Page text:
In Defense of Rhetoric
Wilson, Andrew B., Executive Speeches
Dear fellow speechwriters.
Dear storytellers and searchers for meaning in turbulent times.
Long ago, when prohibition was a hot issue in the state of Mississippi, Judge Noah S. Sweat Jr. gave a speech that took a "stand" on whisky. It won instant recognition as one of the classics of oratory.
I'm sure some of you know the speech very well. With great drollery, Judge Sweat came down hard on both sides of the issue of whether he was for or against whiskey.
"If when you say whiskey," he began, "you mean the devil's brew, the poison scourge ..." and here he put together a string of colorful metaphors lambasting the evils of excessive consumption. If that is what you mean, he declared, he was against it. However, he countered, "if when you say whiskey, you mean the oil of conversation, the philosophic wine ..." and this time he was equally brilliant and extravagant in employing rhetoric to extol the benefits of moderate consumption in the company of friends. If that is what you mean, the judge said, he was for it. "This is my stand," he concluded. "I will not retreat from it. I will not compromise."
Inspired by this fearless feat of fence straddling, I propose to tackle a topic that is no less controversial (and intoxicating) than whiskey. I speak of rhetoric itself. Plato condemned it. Aristotle, his pupil, spoke in its defense. The debate over rhetoric has raged back and forth ever since.
Taking a cue from Judge Sweat, I will tell you how I feel about rhetoric.
If when you say rhetoric, you mean windy effusions and empty promises ... or the crafty logic that makes the lesser argument appear the better; if you mean thoughts that are low but words that are sweet and pleasing to the ear ... the honeyed whispers of the seducer ... and the unctuous urgings of the snake-oil salesman; if you mean the overblown and flowery speech that puts an expectant audience to sleep ... or the use of words to evade the need for action; still more, if you mean the lowest form of oratory ... bigoted and incendiary speech that ... dethrones reason ... incites men to violence ... and sets tribe against tribe, race against race, and religion against religion; then, certainly, I am against it. But ... if when you say rhetoric, you mean the well turned phrase and the well constructed speech; the after-dinner toast that creates merriment and cheer at the close of an evening ... or the witty and heartfelt eulogy that undoes death ... making a loved one seem vividly alive and present; if you mean the ability to render complex issues in clear and simple language... to breathe poetry into policy ... and create a sense of urgency; if you mean the gentle art of charming an audience and sending ripples of laughter through a crowded ballroom; still more, if you mean the highest form of oratory ... powerful and passionate language that elevates the heart and frees the mind, that unites good people behind a just cause, that lights the fire of liberty ... and inspires us to overcome insurmountable odds and fight against wickedness and injustice; well, then, certainly, I am for it.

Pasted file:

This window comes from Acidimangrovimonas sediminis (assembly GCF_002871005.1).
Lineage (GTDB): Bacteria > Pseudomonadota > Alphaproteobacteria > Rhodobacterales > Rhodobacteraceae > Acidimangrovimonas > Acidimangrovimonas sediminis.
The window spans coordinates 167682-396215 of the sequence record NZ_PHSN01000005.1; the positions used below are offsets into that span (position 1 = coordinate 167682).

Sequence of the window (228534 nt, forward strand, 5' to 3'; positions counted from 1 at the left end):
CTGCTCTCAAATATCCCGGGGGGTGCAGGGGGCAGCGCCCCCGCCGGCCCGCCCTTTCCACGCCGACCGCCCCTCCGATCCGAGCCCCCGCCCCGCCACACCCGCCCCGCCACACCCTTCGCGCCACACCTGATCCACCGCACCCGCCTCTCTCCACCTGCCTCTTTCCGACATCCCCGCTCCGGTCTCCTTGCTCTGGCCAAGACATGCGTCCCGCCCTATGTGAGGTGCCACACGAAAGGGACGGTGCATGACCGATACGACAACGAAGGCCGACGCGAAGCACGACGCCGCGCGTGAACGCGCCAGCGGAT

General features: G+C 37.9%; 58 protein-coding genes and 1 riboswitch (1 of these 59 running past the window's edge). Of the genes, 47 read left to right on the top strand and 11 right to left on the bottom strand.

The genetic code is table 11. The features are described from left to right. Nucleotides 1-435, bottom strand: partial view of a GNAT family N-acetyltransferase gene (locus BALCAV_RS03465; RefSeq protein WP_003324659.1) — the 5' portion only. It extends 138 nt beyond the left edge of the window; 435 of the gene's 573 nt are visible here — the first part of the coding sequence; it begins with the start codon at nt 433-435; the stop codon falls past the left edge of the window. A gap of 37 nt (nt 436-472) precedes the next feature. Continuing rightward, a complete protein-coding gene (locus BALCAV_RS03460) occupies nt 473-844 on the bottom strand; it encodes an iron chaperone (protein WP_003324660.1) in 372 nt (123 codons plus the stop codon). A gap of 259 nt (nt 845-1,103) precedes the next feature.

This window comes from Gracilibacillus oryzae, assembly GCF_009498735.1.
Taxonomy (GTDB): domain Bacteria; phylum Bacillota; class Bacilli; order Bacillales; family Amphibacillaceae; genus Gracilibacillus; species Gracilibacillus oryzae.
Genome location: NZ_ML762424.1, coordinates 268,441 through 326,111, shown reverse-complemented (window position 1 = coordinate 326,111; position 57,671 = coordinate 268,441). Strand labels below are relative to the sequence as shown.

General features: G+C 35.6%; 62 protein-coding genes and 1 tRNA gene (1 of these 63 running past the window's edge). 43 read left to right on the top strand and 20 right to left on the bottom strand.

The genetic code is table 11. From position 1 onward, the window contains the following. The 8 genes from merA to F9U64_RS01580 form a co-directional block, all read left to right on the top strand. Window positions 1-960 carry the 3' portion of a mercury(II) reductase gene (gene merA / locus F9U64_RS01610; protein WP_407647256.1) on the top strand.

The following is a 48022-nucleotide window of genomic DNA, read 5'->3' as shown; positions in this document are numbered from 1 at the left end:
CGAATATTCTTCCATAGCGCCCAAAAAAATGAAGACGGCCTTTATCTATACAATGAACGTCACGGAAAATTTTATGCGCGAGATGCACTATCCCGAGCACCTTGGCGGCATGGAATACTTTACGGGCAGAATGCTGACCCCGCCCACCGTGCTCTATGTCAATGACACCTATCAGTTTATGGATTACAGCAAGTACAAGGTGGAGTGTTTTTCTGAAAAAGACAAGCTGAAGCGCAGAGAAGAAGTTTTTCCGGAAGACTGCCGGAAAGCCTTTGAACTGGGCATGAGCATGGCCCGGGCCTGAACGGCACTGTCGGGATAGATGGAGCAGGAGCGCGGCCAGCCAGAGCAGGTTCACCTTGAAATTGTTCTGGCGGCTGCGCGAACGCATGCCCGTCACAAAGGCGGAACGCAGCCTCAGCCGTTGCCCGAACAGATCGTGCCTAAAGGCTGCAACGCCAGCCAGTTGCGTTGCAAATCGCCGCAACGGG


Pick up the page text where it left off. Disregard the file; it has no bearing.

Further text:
At this point in his speech, Judge Sweat rested his case, without really taking sides. But I am not finished, and I do not intend to remain impartial.
Rhetoric is no longer admired. It is no longer studied. It has sunk to the bottom of the barrel, linguistically speaking--as a word that is now used almost exclusively in a pejorative sense. I believe that rhetoric deserves a fuller defense--both from an historical and a present-day perspective.
Quintilian, the Roman rhetorician, argued that only people of good moral character were capable of the highest achievement in rhetoric and oratory. Quintilian--you may think--was an ass, a pompous fool. That would explain why a modern critic poked fun at him, saying, in rhyming couplet--
Quintilian, in mild elation, Pondered a peroration. …